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Arab poverty is Europe’s problem

June 8, 2016

The call for ‘bread and freedom can also be seen as an axiomatic set of priorities: first comes bread then comes freedom.

Bread is cheap these days, as commodity prices fall. But, cheap is a very relative concept when faced with absolute poverty. In recent history, the steepest rise in commodity prices was witnessed between January and June 2008. Following this steep rise in commodity prices nearly three years ago, food riots took place in Mexico (December 2007), Indonesia (January 2009), Burkina Faso (February) and then Guinea, Mauritania, Morocco, Senegal, Uzbekistan, Yemen, etc. In 2011 food prices approached the 2008 peak. And Arab Spring happened.

Egypt’s national statistical service said on Sunday that the population of the Arab world’s most populous country has surged by 1 million over the last six months, reaching 91 million. Egypt’s population in 2010 was 78,9 million people, that is, a demographic expansion of 21 million people – the population of Spain – in five years.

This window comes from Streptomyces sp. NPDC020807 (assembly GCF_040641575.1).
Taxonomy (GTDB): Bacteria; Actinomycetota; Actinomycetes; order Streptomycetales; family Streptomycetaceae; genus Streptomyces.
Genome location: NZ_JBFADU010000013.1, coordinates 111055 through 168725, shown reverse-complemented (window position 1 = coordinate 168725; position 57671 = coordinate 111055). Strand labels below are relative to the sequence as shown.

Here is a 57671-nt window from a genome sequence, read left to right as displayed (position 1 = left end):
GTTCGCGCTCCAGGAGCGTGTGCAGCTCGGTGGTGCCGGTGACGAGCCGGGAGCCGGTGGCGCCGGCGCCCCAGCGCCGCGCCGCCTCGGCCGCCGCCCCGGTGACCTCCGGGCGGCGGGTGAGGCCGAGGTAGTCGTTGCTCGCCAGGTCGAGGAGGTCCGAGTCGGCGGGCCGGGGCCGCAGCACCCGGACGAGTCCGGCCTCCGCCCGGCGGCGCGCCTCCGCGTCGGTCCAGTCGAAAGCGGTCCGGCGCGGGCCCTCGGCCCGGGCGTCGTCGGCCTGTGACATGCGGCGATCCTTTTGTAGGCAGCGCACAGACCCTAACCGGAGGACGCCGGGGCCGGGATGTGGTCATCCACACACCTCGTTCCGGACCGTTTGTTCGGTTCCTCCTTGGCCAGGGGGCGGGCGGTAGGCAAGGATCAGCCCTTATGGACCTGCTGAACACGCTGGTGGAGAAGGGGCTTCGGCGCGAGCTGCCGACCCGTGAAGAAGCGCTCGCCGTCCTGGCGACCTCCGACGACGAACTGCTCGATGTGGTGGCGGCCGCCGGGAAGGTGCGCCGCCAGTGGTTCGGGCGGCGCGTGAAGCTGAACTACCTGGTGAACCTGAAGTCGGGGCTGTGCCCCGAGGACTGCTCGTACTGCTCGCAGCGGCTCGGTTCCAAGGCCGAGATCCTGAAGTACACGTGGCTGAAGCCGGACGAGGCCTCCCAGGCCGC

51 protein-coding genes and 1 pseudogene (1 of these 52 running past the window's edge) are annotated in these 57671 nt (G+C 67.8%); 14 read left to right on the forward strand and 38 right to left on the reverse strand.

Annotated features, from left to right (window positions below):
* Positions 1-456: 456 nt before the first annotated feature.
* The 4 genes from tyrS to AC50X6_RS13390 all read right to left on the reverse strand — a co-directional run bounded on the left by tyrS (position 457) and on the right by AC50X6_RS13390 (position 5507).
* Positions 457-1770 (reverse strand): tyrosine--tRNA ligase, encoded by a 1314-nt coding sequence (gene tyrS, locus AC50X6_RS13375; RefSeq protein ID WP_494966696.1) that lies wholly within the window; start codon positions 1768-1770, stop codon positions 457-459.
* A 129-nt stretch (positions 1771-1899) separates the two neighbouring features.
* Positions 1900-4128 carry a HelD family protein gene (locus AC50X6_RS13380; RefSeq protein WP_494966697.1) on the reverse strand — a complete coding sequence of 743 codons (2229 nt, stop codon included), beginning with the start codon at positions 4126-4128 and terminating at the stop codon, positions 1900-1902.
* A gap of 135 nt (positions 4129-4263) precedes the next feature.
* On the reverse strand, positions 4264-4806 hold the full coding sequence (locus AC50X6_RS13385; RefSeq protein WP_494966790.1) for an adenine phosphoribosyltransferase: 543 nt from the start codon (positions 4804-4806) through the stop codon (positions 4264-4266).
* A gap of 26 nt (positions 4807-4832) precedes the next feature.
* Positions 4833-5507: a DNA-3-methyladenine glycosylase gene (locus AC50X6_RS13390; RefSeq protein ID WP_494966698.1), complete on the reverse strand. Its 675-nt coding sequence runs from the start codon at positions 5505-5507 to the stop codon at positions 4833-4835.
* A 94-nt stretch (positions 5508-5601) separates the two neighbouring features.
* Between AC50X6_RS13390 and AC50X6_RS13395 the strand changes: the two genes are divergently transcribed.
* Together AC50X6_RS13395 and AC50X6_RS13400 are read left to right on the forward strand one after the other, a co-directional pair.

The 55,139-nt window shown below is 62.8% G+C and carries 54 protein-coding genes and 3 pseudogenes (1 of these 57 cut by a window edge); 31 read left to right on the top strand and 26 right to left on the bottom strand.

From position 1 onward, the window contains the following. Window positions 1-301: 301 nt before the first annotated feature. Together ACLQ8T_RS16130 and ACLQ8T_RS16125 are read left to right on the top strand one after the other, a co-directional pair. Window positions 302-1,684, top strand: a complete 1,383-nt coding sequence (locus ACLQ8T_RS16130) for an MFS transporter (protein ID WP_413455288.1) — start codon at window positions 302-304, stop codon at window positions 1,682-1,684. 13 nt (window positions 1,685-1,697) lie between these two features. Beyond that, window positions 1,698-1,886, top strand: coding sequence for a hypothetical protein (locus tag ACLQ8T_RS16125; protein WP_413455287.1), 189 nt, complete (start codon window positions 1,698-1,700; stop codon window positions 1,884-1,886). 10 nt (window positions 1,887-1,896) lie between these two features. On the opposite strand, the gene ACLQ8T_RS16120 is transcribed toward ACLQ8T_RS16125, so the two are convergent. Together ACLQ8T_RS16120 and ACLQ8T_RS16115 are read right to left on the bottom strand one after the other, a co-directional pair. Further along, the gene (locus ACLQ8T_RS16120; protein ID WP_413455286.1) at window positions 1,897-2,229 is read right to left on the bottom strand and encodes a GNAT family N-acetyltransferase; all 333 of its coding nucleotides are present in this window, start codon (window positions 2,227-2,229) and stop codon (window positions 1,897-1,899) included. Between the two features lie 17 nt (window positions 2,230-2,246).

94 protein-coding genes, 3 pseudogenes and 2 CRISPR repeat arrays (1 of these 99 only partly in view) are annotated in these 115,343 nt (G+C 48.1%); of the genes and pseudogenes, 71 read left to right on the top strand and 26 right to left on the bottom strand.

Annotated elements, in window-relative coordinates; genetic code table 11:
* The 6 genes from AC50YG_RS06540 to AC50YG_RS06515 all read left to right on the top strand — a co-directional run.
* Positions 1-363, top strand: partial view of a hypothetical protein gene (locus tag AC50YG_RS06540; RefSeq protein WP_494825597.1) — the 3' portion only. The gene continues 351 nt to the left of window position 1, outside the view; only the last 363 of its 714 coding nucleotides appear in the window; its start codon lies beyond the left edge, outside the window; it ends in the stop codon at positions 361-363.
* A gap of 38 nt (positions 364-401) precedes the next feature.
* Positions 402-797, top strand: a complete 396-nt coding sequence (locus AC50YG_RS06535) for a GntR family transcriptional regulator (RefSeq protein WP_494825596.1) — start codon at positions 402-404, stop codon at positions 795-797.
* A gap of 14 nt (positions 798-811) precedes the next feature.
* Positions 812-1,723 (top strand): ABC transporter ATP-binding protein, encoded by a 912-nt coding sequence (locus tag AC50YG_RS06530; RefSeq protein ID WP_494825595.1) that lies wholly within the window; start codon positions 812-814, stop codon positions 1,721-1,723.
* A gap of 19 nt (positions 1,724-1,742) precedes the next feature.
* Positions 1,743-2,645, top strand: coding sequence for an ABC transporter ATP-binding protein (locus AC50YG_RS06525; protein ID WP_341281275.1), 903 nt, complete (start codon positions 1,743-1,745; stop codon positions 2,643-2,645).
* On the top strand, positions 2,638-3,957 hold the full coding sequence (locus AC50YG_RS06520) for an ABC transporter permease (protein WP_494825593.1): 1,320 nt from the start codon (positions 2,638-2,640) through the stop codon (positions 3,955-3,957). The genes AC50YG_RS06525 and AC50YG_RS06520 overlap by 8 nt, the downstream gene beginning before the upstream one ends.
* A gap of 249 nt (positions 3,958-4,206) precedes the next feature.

The statement on Sunday warned that the rate of demographic expansion disrupts the country’s growth with more than 25% of Egyptians living in dire poverty according to the 2013 census. Egypt’s fertility rate slowed down in the 1980s and 1990s but the trend spiked up again in 2007 according to the World Bank.

Within a century the Arab population expanded fivefold and continues to do so at an annual average of 2.3%. According to UN projections, Egypt will reach a population of 121 million people in 2050; Algeria 49 million; Yemen 58 million. This means that more jobs need to be created —especially since Arab women are dynamically entering the labour market—but, also, more food will have to be imported.

Egypt can’t feed its people, who also happen to be young.

Poverty, hunger, and youth are a dangerous mix.

In June 2010 the UN issued a report entitled “Index overpopulation,” addressing the status of the population and food in 77 countries, including most countries of the Arab World and the Middle East. The report assessed levels of per capita consumption, the per capita share of productive land available, livestock, water resources, etc. The most crucial finding of this report is the level of food dependency defined as the ratio of consumption based on external sources. Arab countries were high up in the list of the most food dependent states in the world: Egypt was the 14th most food dependent country in the world, depending to cover 77% of its nutritional needs. Qatar was the first.

Egypt has taken advantage of tumbling international commodity and energy prices to phase out costly and largely unsustainable food subsidies in a country where tens of millions live with $2 a day or under. That poverty is not sustainable, for Egypt or for Europe.